HMAS Onslow was one of six Oberon-class submarines operated by the Royal Australian Navy (RAN). The submarine was named after the town of Onslow, Western Australia, and Sir Alexander Onslow, the third Chief Justice of the Supreme Court of Western Australia. Onslow was decommissioned in 1999 and was presented to the Australian National Maritime Museum, where she is preserved as a museum ship.
Submarines were first used with significant impact during World War I (1914–1918), and are now used by most navies. Military uses include attacking enemy ships, protection of vessels, blockade running, nuclear strike force, reconnaissance, land attack, and covert special operations. Civilian applications for submarines include science, salvage, exploration and facilities maintenance. Submarines are also increasingly being used in tourism and undersea archaeology.
The Oberon class was designed as a direct follow-on from the Porpoise-class, and a total of 27 British-designed submarines were operated by five different nations. Thirteen of these submarines were run by the Royal Navy, six by the Royal Australian Navy, three by the Brazilian Navy, three by the Royal Canadian Navy and two by the Chilean Navy.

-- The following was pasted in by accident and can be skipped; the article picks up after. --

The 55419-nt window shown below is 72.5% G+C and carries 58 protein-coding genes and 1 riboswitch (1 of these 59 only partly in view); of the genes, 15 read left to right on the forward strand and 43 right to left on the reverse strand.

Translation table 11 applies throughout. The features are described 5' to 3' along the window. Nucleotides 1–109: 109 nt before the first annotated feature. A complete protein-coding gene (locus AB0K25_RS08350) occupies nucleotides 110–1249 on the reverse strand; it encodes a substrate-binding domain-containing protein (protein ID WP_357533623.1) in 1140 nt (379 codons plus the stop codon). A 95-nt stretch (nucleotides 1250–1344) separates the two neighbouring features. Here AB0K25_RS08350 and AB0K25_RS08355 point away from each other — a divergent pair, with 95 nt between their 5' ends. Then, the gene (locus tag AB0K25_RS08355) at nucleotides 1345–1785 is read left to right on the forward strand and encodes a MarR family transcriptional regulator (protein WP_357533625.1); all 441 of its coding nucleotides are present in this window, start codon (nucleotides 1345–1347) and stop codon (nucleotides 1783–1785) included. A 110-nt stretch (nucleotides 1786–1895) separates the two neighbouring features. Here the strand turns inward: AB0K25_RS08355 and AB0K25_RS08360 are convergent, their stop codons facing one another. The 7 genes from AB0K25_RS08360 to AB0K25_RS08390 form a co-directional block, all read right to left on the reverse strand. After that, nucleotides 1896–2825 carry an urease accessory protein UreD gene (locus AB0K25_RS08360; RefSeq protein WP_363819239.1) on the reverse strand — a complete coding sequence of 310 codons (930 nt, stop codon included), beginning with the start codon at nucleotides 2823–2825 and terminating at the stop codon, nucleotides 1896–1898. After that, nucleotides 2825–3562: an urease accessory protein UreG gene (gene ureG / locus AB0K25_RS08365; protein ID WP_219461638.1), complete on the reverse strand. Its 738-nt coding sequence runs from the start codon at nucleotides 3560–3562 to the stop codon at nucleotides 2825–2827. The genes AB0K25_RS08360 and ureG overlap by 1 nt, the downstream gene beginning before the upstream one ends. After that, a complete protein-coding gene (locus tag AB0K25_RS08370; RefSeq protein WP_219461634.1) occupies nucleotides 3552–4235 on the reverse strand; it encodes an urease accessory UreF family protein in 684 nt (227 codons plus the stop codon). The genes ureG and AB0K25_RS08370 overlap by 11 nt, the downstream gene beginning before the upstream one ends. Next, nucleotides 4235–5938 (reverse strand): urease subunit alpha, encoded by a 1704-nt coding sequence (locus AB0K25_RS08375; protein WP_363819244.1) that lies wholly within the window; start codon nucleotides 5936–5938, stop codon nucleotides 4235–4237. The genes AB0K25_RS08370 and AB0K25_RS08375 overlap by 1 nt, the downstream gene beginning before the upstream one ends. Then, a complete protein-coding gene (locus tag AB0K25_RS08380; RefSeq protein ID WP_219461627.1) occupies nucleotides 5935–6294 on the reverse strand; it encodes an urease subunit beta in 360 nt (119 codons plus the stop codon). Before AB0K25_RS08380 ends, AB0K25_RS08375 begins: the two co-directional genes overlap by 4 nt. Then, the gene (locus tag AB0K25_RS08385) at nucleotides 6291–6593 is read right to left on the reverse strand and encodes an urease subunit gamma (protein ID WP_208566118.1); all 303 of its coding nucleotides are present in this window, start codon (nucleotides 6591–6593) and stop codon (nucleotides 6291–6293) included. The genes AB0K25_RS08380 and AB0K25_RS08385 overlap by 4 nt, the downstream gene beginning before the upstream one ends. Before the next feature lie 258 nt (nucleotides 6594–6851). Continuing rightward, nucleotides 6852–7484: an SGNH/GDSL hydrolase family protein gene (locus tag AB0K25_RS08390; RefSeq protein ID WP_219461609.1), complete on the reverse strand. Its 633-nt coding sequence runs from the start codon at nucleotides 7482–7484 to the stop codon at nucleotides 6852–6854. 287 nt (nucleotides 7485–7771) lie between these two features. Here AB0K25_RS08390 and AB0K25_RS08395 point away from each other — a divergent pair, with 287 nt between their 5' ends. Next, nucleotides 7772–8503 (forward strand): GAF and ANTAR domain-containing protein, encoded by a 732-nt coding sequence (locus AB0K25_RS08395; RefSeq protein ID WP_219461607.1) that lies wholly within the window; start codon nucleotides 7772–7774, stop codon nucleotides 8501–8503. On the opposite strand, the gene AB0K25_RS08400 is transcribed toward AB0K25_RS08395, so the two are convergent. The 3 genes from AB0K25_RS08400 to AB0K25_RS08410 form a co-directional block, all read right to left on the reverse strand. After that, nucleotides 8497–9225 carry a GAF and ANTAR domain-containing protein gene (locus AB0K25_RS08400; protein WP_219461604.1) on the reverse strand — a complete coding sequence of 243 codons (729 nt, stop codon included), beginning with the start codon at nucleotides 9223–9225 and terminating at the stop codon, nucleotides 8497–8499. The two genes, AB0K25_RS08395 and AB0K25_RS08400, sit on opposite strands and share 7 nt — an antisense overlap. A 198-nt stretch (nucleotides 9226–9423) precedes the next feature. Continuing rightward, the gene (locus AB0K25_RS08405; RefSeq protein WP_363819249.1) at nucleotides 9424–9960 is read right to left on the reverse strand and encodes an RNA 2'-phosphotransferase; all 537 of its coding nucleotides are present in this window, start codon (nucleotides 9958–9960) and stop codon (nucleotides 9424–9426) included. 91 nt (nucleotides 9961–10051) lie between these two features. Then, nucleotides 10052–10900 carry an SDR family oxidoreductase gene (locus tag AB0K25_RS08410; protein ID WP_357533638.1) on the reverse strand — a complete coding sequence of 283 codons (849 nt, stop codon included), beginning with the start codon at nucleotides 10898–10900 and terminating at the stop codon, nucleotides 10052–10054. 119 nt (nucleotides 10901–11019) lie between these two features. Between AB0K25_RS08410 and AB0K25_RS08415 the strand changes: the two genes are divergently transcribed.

The Oberon-class submarines operated during the height of the Cold War, with duties including surveillance, tracking, special forces operations and as targets for anti-submarine training. This class of submarine serviced until 2000, and at least eight of the subs have been preserved as museum vessels across the globe.
- Exhibit: HMAS Onslow (SS 60/SSG 60)
- Namesake: Town of Onslow, Western Australia
- Builder: Scotts Shipbuilding and Engineering, Greenock, Scotland
- Commissioned: 1969
- Decommissioned: 1999
- Motto: Festina Lente; Latin “Hasten Slowly”
- Status: Museum ship
- Class and type: Oberon-class submarine
- Displacement: 2,030 tons surfaced; 2,410 tons submerged
- Length: 295.2 ft (90.0 m)
- Beam: 26.5 ft (8.1 m)
- Draught: 18 ft (5.5 m)
- 2 × Admiralty Standard Range supercharged V16 diesel generators
- 2 × English Electric motors
- 3,500 bhp, 4,500 shp
- Two shafts
- 12 knots (22 km/h; 14 mph) surfaced
- 17 knots (31 km/h; 20 mph) submerged
- 11 knots (20 km/h; 13 mph) at snorkel depth
- Range: 9,000 nautical miles (17,000 km; 10,000 mi)
- Test depth: 200 metres (660 ft)
- Complement: 8 officers, 56 – 60 sailors
- Museum: Australian National Maritime Museum
“Set your course by the stars, not by the lights of every passing ship.”
– Omar N. Bradley
Photo Credit: GM